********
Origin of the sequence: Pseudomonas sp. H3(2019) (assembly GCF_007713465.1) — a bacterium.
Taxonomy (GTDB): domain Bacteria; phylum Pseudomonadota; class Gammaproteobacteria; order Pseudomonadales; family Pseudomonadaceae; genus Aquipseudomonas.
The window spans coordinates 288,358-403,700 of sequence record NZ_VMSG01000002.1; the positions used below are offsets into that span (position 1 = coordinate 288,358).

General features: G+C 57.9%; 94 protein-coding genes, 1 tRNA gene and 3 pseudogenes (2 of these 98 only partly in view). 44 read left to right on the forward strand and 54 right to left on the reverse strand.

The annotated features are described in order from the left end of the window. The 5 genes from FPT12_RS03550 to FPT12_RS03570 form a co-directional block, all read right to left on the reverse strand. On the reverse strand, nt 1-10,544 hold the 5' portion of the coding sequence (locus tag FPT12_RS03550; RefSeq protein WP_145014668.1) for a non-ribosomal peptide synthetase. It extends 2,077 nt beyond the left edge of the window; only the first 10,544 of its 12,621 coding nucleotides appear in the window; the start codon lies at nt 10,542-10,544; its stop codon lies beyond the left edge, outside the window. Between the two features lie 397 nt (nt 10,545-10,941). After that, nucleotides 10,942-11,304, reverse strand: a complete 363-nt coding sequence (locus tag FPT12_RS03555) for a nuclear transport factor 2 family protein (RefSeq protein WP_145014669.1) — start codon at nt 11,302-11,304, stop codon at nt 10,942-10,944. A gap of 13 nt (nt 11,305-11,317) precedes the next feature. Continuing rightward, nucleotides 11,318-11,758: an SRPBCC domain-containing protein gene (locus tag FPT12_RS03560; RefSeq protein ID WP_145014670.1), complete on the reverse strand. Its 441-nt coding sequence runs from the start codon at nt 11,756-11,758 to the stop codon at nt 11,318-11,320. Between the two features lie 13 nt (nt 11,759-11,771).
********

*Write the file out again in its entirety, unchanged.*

Origin of the sequence: Pseudomonas sp. H3(2019) (assembly GCF_007713465.1) — a bacterium.
Taxonomy (GTDB): domain Bacteria; phylum Pseudomonadota; class Gammaproteobacteria; order Pseudomonadales; family Pseudomonadaceae; genus Aquipseudomonas.
The window spans coordinates 288,358-403,700 of sequence record NZ_VMSG01000002.1; the positions used below are offsets into that span (position 1 = coordinate 288,358).

General features: G+C 57.9%; 94 protein-coding genes, 1 tRNA gene and 3 pseudogenes (2 of these 98 only partly in view). 44 read left to right on the forward strand and 54 right to left on the reverse strand.

The annotated features are described in order from the left end of the window. The 5 genes from FPT12_RS03550 to FPT12_RS03570 form a co-directional block, all read right to left on the reverse strand. On the reverse strand, nt 1-10,544 hold the 5' portion of the coding sequence (locus tag FPT12_RS03550; RefSeq protein WP_145014668.1) for a non-ribosomal peptide synthetase. It extends 2,077 nt beyond the left edge of the window; only the first 10,544 of its 12,621 coding nucleotides appear in the window; the start codon lies at nt 10,542-10,544; its stop codon lies beyond the left edge, outside the window. Between the two features lie 397 nt (nt 10,545-10,941). After that, nucleotides 10,942-11,304, reverse strand: a complete 363-nt coding sequence (locus tag FPT12_RS03555) for a nuclear transport factor 2 family protein (RefSeq protein WP_145014669.1) — start codon at nt 11,302-11,304, stop codon at nt 10,942-10,944. A gap of 13 nt (nt 11,305-11,317) precedes the next feature. Continuing rightward, nucleotides 11,318-11,758: an SRPBCC domain-containing protein gene (locus tag FPT12_RS03560; RefSeq protein ID WP_145014670.1), complete on the reverse strand. Its 441-nt coding sequence runs from the start codon at nt 11,756-11,758 to the stop codon at nt 11,318-11,320. Between the two features lie 13 nt (nt 11,759-11,771).